Foreigners are in no rush to buy up properties in Croatia now that the country has received the green light to join the European Union, some experts believe.
Real estate consultant from Britain Liam Bailey does not think that the formal accession to the EU on 1 July 2013 will bring an avalanche of property buyers from abroad.
“I simply do not foresee such a scenario,” Bailey says.
“Despite the perception that you probably have in Croatia, foreign buyers are more attracted by other, relatively new markets such as Turkey or Albania – or especially Montenegro that has an image of a high-luxury destination,” Bailey said. Although royals and the rich that gave Montenegro its reputation also come to Croatia, Montenegro has managed to improve its use of PR for promotion.
The current real estate prices in Croatia are not lower than in the rest of the EU, although the state is not yet a fully-fledged member, says Bailey.
The liberalisation of the market in 2009 brought about changes, allowing foreigners to buy property under the same conditions as Croatians – which means that they already had a chance to buy up a lot more had they wanted to.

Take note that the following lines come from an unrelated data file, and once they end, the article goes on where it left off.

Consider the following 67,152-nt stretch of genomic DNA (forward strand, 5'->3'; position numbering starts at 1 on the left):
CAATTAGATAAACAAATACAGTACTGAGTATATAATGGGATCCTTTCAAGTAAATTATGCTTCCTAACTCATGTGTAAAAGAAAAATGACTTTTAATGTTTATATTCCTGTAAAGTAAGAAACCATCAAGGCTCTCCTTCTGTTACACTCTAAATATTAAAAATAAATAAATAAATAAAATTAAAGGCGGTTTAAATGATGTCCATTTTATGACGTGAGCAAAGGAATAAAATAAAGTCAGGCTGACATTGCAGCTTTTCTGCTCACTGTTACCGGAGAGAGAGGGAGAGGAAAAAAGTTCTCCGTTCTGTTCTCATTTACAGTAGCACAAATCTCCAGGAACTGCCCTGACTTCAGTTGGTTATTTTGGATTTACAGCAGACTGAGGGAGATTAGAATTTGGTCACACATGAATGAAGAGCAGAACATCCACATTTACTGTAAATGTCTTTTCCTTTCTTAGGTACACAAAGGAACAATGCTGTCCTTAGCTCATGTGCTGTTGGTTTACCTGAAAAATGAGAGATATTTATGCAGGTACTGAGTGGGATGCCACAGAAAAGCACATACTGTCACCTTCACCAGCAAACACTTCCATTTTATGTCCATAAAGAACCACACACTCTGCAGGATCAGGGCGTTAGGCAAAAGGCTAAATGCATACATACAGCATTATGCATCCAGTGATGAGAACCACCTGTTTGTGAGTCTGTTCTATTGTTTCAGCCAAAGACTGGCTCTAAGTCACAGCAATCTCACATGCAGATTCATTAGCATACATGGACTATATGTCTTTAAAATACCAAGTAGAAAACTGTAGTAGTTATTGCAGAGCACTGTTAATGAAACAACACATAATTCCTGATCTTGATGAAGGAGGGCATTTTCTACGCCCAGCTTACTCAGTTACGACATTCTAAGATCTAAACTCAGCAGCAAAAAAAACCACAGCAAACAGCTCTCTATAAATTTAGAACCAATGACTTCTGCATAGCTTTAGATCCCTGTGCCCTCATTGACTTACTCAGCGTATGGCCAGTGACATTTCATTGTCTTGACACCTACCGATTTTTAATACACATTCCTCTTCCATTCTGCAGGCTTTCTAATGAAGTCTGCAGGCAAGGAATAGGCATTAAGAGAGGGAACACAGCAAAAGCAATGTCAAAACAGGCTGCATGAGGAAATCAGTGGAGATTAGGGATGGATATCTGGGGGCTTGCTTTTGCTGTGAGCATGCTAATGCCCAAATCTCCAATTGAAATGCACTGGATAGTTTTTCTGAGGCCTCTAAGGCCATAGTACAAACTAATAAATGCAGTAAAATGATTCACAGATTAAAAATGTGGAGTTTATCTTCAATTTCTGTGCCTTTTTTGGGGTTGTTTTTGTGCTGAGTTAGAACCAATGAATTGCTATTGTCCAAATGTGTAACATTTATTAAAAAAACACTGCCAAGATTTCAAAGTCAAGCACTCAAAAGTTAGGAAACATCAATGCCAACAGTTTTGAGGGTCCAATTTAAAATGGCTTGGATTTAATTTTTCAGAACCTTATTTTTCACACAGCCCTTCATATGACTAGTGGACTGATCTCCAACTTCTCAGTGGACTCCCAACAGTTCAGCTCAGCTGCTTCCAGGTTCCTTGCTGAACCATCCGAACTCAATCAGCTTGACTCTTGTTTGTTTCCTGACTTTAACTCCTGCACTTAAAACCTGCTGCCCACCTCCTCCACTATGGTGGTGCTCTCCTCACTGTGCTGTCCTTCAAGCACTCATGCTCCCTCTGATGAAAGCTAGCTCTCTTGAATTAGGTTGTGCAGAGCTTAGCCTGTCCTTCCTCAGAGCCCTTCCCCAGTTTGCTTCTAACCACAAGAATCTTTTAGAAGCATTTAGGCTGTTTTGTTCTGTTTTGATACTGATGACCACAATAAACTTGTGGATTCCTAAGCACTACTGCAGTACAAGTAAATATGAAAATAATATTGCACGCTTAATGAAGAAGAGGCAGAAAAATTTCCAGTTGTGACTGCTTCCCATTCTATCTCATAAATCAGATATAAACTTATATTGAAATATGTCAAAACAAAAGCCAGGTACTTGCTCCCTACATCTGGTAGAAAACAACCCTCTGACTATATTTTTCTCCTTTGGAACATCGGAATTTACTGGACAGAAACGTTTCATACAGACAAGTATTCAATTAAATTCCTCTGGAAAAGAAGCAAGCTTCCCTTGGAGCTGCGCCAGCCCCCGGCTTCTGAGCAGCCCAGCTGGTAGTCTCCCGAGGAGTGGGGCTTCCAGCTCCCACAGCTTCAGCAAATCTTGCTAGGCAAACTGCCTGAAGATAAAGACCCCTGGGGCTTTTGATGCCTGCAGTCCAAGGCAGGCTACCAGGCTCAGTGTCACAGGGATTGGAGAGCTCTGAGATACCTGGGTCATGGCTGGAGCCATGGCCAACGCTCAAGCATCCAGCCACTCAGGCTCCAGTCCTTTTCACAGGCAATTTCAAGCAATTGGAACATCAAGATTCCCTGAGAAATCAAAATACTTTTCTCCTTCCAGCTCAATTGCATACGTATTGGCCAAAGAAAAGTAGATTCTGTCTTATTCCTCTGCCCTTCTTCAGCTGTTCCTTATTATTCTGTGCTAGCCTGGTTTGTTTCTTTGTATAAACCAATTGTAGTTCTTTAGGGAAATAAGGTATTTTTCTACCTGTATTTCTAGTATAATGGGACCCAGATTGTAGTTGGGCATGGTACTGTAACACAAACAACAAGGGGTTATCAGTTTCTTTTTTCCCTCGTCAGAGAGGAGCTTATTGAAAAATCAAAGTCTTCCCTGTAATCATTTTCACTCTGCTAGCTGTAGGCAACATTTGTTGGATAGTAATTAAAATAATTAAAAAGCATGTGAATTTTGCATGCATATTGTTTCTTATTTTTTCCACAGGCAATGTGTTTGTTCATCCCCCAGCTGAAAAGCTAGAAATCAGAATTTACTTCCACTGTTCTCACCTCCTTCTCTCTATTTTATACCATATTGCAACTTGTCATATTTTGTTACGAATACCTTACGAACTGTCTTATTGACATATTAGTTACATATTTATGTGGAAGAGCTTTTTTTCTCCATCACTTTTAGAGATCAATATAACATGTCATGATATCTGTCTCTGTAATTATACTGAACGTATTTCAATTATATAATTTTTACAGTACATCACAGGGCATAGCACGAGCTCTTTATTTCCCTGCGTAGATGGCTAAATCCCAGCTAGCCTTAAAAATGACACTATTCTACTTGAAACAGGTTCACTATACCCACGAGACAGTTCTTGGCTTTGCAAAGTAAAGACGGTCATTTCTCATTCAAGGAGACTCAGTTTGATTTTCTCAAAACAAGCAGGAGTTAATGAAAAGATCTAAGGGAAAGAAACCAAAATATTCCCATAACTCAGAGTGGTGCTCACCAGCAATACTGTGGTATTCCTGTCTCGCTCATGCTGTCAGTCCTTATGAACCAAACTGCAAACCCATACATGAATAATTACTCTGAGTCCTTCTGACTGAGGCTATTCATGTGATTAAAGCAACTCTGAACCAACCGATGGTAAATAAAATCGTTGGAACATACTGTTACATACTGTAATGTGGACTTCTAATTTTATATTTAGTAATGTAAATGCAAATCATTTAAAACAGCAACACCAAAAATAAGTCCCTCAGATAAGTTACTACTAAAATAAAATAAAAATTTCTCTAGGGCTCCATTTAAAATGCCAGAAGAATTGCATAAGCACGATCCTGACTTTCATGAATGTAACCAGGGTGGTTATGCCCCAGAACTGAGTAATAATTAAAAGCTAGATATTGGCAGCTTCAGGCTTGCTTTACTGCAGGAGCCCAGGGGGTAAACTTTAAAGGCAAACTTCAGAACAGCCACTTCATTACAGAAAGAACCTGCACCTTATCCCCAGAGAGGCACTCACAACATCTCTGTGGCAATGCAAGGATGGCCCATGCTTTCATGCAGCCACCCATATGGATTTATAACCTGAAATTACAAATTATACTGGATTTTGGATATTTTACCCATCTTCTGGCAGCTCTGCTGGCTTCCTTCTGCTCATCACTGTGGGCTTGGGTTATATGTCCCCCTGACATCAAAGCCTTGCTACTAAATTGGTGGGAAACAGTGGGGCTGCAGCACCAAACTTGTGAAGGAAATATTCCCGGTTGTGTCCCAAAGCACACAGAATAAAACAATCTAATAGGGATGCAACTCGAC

Agencies say that the interest in Croatian real estate is not growing, and banks say there is no rush after loans. If the foreigners are buying, they are paying in cash, daily Vecernji List writes.
The biggest foreign property owners on the Adriatic coast are Germans, Austrians, Hungarians and Brits, followed by Slovenians and Italians. The new wave of “deep pocket” buyers comes from Russia, but for them the market is not as open – they can buy property only as legal entities, or in other words through companies because Croatia does not have a reciprocity agreement with Russia.